I found myself face-to-face with the golden-green eyes and bronze hair of my nightmares. The beautiful angel that burned me as assuredly as any Seraph in the heavens could. I felt a cold fist in my chest as I struggled once again to catch my breath. I heard both Alice and Rose's gasps, as they too turned around.

"Hello, Bella." His voice flowed like honey. It was always sweet, his timbre at a perfect pitch, and the undertones hinting of something smoky and dark. It poured through the recesses of my mind, flushing out long buried memories, and feelings long since scorched from existence. It ignited anger.

The cold fist began to burn, until nothing but pain and fire radiated out from the center of my being, flooding through me until I thought it would incinerate my skin from the inside out.

Rose spoke first. "Edward Masen," she spat.

I felt my hand rise of its own volition, its fingers curling into a fist, before connecting with his nose. "How dare you?! Who the fuck do you think you are? What right do you have to fuck with our lives and put them on display?"

The silence in the room was tense.

He stood before me, his perfect face not so perfect anymore, as his blood flowed freely. He cupped his hand over his nose and mouth, trying to stanch the flow, which was quickly staining the front of his shirt.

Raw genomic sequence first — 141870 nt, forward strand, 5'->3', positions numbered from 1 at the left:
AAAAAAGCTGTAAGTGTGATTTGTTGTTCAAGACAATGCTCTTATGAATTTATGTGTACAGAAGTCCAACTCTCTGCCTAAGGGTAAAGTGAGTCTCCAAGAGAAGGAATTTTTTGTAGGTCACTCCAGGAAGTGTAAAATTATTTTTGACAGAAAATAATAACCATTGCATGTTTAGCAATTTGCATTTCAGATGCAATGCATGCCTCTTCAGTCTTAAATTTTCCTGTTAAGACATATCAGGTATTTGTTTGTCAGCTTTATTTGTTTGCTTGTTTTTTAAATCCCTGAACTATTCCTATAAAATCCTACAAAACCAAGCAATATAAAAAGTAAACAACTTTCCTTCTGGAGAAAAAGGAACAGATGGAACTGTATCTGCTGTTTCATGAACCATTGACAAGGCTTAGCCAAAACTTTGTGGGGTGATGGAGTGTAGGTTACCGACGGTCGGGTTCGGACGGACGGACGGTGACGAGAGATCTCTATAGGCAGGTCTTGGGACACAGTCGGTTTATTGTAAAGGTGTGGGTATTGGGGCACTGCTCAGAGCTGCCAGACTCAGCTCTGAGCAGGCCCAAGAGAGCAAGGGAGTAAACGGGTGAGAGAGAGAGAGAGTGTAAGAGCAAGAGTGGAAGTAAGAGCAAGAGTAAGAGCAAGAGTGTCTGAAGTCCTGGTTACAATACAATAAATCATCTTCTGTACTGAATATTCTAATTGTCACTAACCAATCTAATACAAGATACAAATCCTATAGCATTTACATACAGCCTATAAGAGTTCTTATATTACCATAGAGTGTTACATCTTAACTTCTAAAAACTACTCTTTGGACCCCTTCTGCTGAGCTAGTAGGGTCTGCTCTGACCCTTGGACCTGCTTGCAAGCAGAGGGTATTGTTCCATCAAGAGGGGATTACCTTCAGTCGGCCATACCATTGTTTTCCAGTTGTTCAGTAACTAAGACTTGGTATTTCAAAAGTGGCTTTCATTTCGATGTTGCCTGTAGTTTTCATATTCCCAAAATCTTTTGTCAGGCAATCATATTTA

His eyes flashed dangerously, and he took a step towards me. He looked predatory—like a lion that has scented its next meal—and I shivered involuntarily. I wanted to run, just like the gazelle would, but I was rooted to the spot, transfixed by the intensity of his gaze, his pull on me no less potent after all this time.

"Marie?" a familiar sounding voice called out, thankfully disrupting the moment. I turned to see who it was.


"Oh God, Marie, it is so good to see you." He walked over to me, clearly oblivious to the scene unfolding. He gathered me into a hug, kissed me lightly, and then cupped my face, his thumb stroking my cheek. "I just got here and as soon as I thought I saw you, I came over . . ." He suddenly noticed the tension, and turned to look at Edward. "Edward, what is going on here?" Carlisle demanded, and then he looked up at the walls. "Oh fuck," he whispered as he looked at me and then back at one of the paintings. "Shit. Marie, are you okay?" he asked as he put an arm around my shoulders.

"No, Carlisle. I'd have to say I'm pretty fucking far from okay right now, and I'd like to go home."

"Of course," he said as he began to lead me out, shooting Edward a look that was both angry and sympathetic.

I heard a low growl come from Edward before he asked, "Carlisle, how the hell do you know my Bella, and who the fuck is Marie?"

a/n: Doh! Uh oh . . . Edward's growling. I like when he growls. It's sort of sexy. So um, yeah, that's the start . . . hope you liked it.